The work uses the form of a first-person video game, addressing an important topic of domestic violence or so-called “invisible” violence against children, especially behind closed doors. In order to solve the problem, the actresses must take an active role in the events, using their own experiences, emotions, tactics and strategies they must actively intervene. Facing a memory of their own childhood and their own traumas helps video game players save the protagonist and bring him out of a constant cycle of violence.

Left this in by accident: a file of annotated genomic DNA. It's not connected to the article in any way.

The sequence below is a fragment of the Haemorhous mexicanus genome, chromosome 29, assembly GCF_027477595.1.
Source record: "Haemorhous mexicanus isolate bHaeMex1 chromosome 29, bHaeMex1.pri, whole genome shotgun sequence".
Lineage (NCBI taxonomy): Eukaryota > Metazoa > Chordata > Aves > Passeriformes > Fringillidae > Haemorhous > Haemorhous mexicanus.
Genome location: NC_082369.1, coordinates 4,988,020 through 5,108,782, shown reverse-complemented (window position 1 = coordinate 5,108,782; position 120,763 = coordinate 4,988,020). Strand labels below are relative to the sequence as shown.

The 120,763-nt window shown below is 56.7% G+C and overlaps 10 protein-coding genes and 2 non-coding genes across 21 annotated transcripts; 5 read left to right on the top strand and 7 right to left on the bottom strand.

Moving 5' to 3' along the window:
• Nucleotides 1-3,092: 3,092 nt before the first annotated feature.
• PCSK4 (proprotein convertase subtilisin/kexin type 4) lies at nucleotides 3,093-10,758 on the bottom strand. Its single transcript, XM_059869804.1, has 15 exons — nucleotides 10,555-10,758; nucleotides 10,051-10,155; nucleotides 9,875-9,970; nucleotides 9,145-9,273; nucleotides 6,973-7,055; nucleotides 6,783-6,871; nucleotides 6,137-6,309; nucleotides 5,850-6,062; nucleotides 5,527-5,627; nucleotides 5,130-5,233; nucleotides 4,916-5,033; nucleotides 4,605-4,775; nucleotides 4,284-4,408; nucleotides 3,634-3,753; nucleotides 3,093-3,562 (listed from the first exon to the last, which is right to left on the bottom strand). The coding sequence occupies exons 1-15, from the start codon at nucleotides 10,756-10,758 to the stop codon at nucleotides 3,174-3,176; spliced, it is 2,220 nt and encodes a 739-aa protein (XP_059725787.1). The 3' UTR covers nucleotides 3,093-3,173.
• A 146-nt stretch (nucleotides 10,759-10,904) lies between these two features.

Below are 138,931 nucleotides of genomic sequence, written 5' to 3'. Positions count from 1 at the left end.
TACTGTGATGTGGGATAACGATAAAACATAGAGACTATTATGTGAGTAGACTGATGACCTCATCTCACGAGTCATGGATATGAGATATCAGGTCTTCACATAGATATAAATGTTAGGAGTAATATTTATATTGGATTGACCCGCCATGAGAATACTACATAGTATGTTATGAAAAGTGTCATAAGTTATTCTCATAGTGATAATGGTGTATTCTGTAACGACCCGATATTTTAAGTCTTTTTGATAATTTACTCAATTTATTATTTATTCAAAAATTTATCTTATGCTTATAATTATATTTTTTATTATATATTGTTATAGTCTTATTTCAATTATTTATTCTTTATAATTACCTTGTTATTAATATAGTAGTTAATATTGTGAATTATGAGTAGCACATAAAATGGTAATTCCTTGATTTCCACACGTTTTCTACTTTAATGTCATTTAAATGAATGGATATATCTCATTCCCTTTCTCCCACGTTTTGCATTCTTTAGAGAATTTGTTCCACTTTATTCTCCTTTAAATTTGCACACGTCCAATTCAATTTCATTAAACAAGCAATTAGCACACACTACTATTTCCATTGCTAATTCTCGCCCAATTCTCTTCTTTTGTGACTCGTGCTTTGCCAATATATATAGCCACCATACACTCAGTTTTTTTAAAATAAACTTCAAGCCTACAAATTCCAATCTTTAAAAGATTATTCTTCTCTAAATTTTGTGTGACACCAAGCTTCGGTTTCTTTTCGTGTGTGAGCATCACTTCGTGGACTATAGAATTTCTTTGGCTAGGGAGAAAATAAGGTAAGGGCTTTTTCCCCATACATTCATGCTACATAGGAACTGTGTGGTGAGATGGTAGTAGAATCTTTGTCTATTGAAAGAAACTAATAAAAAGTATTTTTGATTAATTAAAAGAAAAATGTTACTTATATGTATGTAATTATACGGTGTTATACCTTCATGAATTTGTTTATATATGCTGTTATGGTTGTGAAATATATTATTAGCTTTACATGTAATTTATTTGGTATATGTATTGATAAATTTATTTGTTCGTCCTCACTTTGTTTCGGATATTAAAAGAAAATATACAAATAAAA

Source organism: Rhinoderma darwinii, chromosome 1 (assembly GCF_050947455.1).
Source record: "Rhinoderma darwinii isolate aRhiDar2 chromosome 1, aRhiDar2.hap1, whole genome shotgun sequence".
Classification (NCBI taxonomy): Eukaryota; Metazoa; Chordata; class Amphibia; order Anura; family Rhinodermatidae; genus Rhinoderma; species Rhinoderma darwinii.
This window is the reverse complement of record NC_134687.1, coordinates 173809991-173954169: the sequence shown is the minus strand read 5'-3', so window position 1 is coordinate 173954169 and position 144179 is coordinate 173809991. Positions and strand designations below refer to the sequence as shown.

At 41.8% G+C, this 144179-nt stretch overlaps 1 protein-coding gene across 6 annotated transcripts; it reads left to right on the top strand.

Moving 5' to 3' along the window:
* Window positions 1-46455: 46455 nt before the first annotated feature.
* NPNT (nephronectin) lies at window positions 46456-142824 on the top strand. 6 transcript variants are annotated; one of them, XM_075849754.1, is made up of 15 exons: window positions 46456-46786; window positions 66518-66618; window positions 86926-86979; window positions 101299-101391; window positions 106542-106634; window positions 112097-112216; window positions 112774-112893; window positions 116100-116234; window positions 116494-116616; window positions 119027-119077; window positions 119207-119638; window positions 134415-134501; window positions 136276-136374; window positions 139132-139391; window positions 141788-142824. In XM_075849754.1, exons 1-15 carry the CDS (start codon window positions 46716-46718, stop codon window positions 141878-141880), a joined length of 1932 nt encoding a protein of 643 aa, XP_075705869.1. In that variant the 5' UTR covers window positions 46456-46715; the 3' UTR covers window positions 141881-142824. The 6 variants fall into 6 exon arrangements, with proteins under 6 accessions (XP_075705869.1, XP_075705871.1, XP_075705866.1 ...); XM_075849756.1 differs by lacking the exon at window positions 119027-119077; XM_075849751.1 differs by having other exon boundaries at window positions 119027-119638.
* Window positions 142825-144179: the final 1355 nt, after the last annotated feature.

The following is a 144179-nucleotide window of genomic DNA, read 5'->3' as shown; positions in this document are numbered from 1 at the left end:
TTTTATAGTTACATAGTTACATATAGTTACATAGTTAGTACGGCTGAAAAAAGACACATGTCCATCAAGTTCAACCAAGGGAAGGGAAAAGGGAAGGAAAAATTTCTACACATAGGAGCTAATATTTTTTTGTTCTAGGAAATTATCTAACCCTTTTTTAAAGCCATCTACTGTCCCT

The work is visually and audibly thoughtful and specific. We especially emphasize the author's conceptual decision for three-dimensional modeling of a dark, morbid, monochromatic environment, which places the content in an appropriate context and visually works coherently. The work does not moralize or romanticize. With a form that corresponds to the content, encourages mental and other engagement of participants, increases their social responsibility, sensibility and empathy, and thus addresses the burning, serious and long-standing problem of modern society, not only behind closed doors, but it also exceeds it at several points. With the visual imagery and indie appearance, it is also attractive to younger actresses and reaches the audience of all ages. The project has a well-thought-out concept that we wish for it to find its way to a wider audience. A fairly large team of colaborators and co-authors of the video game Bloodthorn promises a meticulously detailed project that can find a recognizable, outstanding place at the 2021 IFCA exhibition.